Brunel Pensions Partnership, arguably the most ESG-orientated of the UK’s eight new local government pension pool operators, is set to undertake a formal governance review, including a look at the shareholder agreement with its member funds.
It comes as Bristol-based Brunel – which runs the £30bn (€34.9bn) pool for LGPS funds in the southwest of England – was granted a “significant” budget increase by its shareholders to alleviate “pressure on resources” that, according to one member fund, could have threatened its ability to meet regulatory requirements set by the UK’s Financial Conduct Authority.
“Brunel had identified areas of pressure on resources that unless addressed meant that the company would not be able to meet the regulatory requirements of being an FCA regulated body and launch the planned portfolios within a reasonable timeframe,” according to an update on pooling last month by the Devon Pension Board – one of Brunel’s 10 constituent pension fund shareholders.
The Devon update says the review would look at the documents that refer to the operations and agreements between the parties that form Brunel.
These include the Articles of Association, shareholders agreement and services agreement.
“The review will be based upon the feedback received from clients and will aim to ensure that Brunel operates in a way that is compliant with its obligations under company law and its regulatory obligations as an FCA authorised, full scope MiFID firm,” Devon said.
MiFID is the European Union’s Markets in Financial Instruments Directive which governs investment intermediaries and which was revised at the start of last year.
A spokesperson for Brunel, which formally launched in July 2017 and gained FCA authorisation the following March, said: “I can absolutely confirm that we are meeting FCA requirements currently.”
She added that: “Changes in regulation since we had completed the business case for pooling back in 2016 does require more resources internally.”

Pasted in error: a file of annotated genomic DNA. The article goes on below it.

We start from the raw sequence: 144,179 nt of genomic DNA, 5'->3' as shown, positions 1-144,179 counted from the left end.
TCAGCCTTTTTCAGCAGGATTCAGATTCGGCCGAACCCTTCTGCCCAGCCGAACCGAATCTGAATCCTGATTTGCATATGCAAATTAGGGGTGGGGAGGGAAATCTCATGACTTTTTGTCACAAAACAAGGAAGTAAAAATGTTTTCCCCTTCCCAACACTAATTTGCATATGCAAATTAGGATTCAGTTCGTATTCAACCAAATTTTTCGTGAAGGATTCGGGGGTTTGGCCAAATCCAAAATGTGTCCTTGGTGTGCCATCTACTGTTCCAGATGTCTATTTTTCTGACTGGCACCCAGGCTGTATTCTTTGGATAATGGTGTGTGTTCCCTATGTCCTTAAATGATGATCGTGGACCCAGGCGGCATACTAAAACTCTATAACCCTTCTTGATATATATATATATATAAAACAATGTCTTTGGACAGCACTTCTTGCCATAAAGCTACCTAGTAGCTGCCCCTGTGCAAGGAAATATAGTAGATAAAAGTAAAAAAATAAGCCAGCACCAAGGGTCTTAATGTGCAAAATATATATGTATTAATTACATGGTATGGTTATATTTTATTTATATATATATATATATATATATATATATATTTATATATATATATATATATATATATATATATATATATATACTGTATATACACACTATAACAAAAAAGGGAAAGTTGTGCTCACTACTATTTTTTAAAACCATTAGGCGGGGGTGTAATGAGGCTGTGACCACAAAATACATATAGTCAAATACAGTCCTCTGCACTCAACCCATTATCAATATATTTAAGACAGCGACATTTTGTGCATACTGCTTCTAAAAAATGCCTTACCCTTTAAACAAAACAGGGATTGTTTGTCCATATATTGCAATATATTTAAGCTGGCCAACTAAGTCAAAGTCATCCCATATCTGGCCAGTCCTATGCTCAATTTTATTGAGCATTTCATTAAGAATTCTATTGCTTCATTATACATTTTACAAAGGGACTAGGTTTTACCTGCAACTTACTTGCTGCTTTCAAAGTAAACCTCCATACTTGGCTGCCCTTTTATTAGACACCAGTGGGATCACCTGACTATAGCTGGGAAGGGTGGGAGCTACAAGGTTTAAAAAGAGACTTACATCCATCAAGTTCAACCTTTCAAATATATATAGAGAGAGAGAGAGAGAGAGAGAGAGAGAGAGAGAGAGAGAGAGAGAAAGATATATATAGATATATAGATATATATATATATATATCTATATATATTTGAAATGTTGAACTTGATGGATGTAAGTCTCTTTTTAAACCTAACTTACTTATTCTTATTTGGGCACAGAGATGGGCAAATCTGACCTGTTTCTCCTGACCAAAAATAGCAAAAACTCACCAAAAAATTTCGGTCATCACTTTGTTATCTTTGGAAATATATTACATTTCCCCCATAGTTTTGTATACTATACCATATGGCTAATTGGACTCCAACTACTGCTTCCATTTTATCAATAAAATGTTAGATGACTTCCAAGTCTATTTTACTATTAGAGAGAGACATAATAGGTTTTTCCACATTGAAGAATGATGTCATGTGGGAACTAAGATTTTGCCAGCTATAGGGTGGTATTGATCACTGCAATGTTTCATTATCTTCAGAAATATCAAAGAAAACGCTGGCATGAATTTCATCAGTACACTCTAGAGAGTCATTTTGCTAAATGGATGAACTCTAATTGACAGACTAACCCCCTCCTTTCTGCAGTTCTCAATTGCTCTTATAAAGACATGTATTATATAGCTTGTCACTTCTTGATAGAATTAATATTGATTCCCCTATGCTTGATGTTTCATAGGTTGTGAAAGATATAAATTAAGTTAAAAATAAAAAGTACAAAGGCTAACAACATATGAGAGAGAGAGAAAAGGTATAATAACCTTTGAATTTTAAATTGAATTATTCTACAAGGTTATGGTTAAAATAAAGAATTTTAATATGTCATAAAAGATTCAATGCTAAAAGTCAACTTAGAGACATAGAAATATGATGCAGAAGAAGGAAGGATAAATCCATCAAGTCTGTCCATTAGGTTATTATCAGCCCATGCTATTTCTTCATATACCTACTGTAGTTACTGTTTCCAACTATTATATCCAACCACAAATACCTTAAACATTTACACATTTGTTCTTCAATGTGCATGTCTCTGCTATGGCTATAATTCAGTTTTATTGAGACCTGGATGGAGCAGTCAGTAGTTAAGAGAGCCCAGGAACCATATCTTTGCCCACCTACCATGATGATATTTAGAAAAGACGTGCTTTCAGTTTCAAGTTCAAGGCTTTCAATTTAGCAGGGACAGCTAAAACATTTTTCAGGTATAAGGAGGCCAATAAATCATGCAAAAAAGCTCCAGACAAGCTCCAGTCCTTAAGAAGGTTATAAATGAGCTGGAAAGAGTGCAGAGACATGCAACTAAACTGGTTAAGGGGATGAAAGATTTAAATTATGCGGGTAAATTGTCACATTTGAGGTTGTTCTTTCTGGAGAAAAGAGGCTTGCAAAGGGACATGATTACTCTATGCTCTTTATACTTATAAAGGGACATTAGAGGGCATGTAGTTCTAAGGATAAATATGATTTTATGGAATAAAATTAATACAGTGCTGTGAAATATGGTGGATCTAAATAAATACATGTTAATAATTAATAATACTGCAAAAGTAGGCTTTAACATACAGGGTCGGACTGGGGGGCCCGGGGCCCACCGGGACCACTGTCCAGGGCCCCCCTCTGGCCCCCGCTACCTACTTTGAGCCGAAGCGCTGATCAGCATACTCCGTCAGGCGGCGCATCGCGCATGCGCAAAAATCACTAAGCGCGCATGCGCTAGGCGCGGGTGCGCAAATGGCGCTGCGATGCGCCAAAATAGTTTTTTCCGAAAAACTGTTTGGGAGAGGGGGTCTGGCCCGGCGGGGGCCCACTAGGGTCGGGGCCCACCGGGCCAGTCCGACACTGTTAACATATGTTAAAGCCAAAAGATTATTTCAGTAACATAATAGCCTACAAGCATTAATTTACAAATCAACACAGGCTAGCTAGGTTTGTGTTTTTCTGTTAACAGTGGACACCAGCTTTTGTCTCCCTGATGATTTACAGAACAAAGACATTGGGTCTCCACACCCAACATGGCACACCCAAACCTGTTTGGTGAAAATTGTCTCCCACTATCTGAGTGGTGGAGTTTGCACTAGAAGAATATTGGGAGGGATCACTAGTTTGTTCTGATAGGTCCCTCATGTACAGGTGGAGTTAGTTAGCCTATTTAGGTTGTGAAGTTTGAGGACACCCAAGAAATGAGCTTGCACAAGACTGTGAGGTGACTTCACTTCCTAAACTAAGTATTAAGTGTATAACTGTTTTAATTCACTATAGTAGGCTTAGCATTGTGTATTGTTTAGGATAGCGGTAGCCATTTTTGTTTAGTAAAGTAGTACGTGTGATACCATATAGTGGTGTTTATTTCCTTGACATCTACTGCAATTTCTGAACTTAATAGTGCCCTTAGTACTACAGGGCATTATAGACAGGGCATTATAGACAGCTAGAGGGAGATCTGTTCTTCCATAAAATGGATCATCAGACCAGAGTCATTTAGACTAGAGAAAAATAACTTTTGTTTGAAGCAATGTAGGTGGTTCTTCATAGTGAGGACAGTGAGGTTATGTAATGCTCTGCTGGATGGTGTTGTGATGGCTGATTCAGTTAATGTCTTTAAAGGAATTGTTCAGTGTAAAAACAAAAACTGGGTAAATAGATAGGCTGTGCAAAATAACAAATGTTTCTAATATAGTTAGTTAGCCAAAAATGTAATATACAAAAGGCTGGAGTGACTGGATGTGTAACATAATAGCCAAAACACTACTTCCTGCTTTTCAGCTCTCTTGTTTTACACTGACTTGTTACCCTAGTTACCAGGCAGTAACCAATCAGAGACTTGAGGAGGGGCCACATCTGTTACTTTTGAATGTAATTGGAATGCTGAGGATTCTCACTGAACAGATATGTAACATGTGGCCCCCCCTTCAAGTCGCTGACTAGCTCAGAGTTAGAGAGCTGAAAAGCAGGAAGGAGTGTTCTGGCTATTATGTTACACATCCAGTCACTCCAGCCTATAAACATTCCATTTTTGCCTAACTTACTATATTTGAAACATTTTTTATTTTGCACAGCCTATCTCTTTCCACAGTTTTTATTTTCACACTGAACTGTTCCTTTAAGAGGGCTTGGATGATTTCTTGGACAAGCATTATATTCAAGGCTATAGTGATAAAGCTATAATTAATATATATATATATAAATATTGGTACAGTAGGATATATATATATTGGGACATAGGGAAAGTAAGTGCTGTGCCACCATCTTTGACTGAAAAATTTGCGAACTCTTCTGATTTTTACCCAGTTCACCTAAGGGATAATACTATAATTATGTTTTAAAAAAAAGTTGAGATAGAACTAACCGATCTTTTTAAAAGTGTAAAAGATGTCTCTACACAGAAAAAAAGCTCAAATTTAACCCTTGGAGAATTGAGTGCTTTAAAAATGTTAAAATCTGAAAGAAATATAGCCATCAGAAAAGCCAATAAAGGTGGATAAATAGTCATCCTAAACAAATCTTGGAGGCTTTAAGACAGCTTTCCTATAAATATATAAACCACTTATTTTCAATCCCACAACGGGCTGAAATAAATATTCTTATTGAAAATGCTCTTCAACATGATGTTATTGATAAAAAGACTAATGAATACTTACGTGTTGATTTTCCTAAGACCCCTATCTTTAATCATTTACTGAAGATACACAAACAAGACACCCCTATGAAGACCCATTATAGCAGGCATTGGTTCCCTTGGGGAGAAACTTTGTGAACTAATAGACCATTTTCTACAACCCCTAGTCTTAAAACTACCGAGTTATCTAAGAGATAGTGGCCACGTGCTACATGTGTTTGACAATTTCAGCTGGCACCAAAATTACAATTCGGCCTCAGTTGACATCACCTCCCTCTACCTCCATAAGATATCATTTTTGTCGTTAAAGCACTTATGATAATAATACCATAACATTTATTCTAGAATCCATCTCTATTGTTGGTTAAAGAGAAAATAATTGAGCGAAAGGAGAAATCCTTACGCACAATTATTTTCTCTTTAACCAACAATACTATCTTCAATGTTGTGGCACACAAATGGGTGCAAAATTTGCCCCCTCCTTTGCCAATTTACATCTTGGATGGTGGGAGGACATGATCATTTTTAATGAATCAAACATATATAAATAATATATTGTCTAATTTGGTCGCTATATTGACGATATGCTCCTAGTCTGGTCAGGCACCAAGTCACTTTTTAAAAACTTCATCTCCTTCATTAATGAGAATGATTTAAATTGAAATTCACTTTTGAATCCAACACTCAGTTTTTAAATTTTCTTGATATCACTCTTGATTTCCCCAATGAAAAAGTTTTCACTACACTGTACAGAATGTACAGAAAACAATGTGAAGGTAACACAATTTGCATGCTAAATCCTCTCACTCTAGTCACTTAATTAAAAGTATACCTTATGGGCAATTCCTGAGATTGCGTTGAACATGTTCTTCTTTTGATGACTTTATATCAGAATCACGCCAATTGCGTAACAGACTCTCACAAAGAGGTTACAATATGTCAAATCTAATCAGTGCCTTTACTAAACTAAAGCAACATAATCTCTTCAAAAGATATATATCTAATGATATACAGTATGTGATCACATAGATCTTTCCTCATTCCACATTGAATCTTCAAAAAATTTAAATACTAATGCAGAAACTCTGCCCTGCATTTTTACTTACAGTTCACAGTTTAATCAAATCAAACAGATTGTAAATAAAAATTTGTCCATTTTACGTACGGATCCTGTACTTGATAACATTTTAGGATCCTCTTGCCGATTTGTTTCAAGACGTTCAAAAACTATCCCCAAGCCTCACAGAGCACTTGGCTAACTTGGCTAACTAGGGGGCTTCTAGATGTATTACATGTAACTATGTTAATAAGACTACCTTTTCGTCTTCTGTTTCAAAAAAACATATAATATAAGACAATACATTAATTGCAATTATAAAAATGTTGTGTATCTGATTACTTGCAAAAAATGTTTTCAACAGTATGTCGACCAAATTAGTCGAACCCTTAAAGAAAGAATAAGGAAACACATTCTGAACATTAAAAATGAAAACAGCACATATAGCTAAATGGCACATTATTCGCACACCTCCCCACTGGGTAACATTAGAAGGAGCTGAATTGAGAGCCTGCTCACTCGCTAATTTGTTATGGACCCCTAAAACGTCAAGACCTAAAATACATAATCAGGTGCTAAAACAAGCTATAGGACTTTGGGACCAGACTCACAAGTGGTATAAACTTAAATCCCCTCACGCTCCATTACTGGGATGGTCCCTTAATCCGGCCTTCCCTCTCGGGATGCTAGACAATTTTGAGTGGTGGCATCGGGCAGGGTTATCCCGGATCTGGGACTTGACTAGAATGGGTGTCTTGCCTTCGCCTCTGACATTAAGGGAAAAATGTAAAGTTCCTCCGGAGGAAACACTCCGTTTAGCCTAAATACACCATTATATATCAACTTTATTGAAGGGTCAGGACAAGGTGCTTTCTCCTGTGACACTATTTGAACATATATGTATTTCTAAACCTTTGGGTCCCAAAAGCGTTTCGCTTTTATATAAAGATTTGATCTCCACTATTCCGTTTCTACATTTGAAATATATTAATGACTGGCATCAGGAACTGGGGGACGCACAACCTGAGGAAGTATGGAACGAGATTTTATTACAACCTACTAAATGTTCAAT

European legislation around MiFID II and GDPR [General Data Protection Regulation] were cited as examples, as well as “updates in FCA (and potentially the LGPS pooling) regulations due later in the year”.
When asked about the regulatory burden changes to MiFID II would put on the newly formed pools, a spokesperson for the FCA said, “not much of this would have a direct impact on these pooled structures” but he added that it would depend “on how they are structured”.
Both the £42bn ACCESS pool and the £15bn Wales Pension Partnership avoided the hurdle of FCA authorisation by appointing investment services provider Link Asset Services, part of Australia-listed Link Group, to establish and operate schemes on their behalf.The document from Devon also reveals that while Brunel’s shareholders unanimously agreed its 2019/20 business plan and revised budget – which will be used to “increase staffing, consultancy support, and IT system requirements – three “shareholder authorities” successfully opposed the pool’s other request for “greater flexibility to manage budgets across a three-year period”.
“We are working with our clients to address concerns” — Brunel
A spokesperson for Devon County Council told RI that it was not one of the three funds that opposed Brunel’s request and added that it expects “to transition its investment assets across to Brunel in line with the Government pooling guidance”.
This request was opposed, Brunel’s spokesperson said, due to its wording.
She added that: “We are working with our clients to address concerns. This matter does not limit Brunel’s ability to operate at this point in time.”
Brunel’s clients include LGPS funds in Cornwall, Buckinghamshire, Dorset, Wiltshire, Devon, Avon, Gloucestershire, Somerset, Oxfordshire as well as the Environment Agency Pension Fund.
The document reveals that Brunel is forecasting savings of up to £250m across the ten participating funds by 2036 — such savings were the government’s rationale for pooling in 2015.
Brunel has been an ESG proponent since inception, having outlined its ESG stance in a rare “reverse roadshow” for fund managers at the start of last year.
Last month, a consultation on draft statutory guidance on pooling was released by the UK Government’s Ministry of Housing, Communities and Local Government, with the Local Government Pension Scheme Advisory Board, a statutory body that oversees the LGPS funds, acting as secretariat.
That draft document states that the transition of assets from constituent pension funds to the pools “should take place over a relatively short period”, and adds that from 2020 “when new investment strategies are in place” that pool members should make new investments outside the pool only in “very limited circumstances”. The consultation ends on March 28.
Staying with the UK pensions market, London law firm Sackers last week published its third guide for trustees on ESG, designed to help them navigate legal developments such as the transposition of the revised European pension directive, Institutions for Occupational Retirement Provision (IORP II).